Written by Rodger Mitchell
I have suggested that private banking in the United States should end, and all banking operations should be taken over by the federal government. I recognize that may be anathema to those who believe the government is too big and too powerful, and that private control always is better than public control.
Yes, “socialism” has become a popular pejorative. Yet, many aspects of our life are controlled by the federal and local governments, and we are better served for this control: The military. Road, bridge and dam building. Food and drug inspection. The courts.
Private ownership can be better, but not always. Sometimes public ownership provides better service.
I live near Chicago. The previous mayor sold Chicago’s parking meters and an important toll road to private industry. Parking costs and tolls immediately rose stratospherically, with zero improvement in service. The new meters are harder to use, and the road still needs work. Clearly, the people of Chicago were not well served by the transition from public to private ownership.
The private sector works on the profit motive, which often does not provide protections or service to the public.
Read the following excerpts, and see what you think about public ownership of the banking industry.
Global Economic Intersection:
Dallas Fed: Break Up the TBTF
March 30th, 2012
The Federal Reserve Bank of Dallas and its president Richard Fisher are generally known as conservative, hard money proponents. Often conservative economic thinkers are strong laissez-faire proponents. That is why the 2011 annual report of the Dallas Fed, released this month, has been such a surprise. A focal point of the report is very interventionist, calling for direct government action to force the break-up of the nation’s largest banks, the so-called TBTF (too big to fail) institutions.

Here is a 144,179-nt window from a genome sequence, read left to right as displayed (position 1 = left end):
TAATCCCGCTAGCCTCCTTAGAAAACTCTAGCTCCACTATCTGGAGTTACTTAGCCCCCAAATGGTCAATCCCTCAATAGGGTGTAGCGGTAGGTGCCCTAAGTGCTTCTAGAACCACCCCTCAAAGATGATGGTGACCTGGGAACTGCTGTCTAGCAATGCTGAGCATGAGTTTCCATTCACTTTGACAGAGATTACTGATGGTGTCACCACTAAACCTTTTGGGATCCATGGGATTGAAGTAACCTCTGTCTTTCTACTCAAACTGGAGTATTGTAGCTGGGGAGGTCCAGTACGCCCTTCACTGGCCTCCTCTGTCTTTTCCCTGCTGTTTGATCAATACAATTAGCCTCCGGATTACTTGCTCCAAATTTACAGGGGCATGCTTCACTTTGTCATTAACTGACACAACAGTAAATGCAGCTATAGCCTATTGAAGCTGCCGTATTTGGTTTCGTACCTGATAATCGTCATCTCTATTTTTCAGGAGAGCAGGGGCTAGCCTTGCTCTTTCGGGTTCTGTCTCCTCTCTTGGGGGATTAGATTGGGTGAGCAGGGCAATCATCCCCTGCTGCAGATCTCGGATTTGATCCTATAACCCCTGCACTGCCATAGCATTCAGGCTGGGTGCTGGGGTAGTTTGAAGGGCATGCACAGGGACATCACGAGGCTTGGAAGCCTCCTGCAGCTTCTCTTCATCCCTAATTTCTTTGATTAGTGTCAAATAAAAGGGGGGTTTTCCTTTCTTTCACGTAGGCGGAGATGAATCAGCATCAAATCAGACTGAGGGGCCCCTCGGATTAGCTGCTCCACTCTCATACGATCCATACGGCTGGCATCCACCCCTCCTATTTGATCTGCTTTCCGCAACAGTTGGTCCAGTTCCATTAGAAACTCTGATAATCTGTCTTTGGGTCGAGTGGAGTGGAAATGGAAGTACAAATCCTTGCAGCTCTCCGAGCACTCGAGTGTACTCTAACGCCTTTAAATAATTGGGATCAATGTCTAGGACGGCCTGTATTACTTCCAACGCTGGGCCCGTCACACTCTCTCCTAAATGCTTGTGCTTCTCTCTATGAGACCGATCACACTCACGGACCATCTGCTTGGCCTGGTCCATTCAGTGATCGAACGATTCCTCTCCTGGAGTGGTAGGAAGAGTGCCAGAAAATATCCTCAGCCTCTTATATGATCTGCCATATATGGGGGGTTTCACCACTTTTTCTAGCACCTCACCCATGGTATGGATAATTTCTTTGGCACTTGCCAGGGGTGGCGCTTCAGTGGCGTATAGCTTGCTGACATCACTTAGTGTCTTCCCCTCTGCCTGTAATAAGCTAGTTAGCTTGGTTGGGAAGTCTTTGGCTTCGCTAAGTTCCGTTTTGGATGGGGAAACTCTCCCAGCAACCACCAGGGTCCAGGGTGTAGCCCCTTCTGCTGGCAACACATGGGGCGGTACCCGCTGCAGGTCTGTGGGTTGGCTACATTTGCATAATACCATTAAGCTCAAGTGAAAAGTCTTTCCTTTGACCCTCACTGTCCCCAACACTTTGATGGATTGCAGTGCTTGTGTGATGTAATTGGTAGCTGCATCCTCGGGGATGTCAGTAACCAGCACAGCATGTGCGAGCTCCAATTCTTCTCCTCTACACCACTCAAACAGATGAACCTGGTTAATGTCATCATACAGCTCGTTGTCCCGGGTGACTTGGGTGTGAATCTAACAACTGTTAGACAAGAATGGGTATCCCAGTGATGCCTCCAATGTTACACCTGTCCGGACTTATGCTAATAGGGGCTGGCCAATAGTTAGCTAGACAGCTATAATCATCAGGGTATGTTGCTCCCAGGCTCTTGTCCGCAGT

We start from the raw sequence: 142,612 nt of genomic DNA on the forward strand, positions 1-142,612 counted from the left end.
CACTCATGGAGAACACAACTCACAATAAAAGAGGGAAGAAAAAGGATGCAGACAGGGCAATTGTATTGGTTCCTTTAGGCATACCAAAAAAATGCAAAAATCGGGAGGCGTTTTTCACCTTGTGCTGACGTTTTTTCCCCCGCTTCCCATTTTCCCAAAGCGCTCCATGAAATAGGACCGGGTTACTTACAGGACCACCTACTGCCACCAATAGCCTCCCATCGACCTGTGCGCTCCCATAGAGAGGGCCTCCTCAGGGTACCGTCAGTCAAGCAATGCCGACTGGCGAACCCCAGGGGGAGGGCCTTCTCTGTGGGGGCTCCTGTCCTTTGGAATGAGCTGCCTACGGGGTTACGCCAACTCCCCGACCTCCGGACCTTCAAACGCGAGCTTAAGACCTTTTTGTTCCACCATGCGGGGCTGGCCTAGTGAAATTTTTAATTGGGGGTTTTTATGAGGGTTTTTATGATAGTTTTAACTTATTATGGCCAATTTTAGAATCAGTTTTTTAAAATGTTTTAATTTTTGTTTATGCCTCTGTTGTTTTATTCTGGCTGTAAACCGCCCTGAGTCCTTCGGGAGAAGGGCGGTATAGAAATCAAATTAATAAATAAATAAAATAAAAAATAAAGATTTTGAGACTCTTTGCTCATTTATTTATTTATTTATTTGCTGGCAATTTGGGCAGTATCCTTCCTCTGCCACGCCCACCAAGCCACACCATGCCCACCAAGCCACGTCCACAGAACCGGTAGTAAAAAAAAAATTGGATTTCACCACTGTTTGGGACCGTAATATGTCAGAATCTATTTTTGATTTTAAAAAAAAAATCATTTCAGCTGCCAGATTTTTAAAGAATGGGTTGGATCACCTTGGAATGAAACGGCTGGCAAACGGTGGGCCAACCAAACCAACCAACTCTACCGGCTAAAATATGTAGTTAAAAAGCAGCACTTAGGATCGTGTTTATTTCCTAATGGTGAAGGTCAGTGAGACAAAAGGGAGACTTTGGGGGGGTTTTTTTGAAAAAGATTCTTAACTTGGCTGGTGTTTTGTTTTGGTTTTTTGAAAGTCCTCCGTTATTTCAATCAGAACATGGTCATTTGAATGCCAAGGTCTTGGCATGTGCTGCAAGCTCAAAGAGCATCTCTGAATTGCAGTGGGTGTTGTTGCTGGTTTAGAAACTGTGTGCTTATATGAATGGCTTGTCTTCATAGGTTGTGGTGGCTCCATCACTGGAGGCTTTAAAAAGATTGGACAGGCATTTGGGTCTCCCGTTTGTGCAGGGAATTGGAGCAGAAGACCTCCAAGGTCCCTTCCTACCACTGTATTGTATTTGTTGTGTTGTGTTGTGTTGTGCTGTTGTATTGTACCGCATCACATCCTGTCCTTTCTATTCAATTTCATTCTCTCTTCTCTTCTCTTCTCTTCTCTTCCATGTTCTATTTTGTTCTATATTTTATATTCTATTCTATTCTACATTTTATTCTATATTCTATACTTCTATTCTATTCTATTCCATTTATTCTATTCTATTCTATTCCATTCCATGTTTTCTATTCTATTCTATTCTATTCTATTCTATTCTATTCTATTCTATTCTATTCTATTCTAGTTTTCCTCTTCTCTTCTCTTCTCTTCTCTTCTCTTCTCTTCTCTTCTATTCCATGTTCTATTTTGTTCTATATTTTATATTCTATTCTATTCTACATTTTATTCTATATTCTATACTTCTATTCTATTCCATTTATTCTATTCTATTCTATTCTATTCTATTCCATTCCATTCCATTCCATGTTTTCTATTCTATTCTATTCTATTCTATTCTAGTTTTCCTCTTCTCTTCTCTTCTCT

The focus of the report is an essay by Harvey Rosenblum, Executive Vice President and Director of Research. Key points by Rosenblum include:
[Dodd-Frank] may not prevent the biggest financial institutions from taking excessive risk or growing ever bigger.
TBTF institutions were at the center of the financial crisis and the sluggish recovery that followed. If allowed to remain unchecked, these entities will continue posing a clear and present danger to the U.S. economy.
When competition declines, incentives often turn perverse, and self-interest can turn malevolent. That’s what happened in the years before the financial crisis.
The term TBTF disguised the fact that commercial banks holding roughly one-third of the assets in the banking system did essentially fail, surviving only with extraordinary government assistance.
A bailout is a failure, just with a different label.
The machinery of monetary policy hasn’t worked well in the current recovery. The primary reason: TBTF financial institutions. Many of the biggest banks have sputtered, their balance sheets still clogged with toxic assets accumulated in the boom years.
TBTF undermines equal treatment, reinforcing the perception of a system tilted in favor of the rich and powerful.
… virtually nobody has been punished or held accountable for their roles in the financial crisis.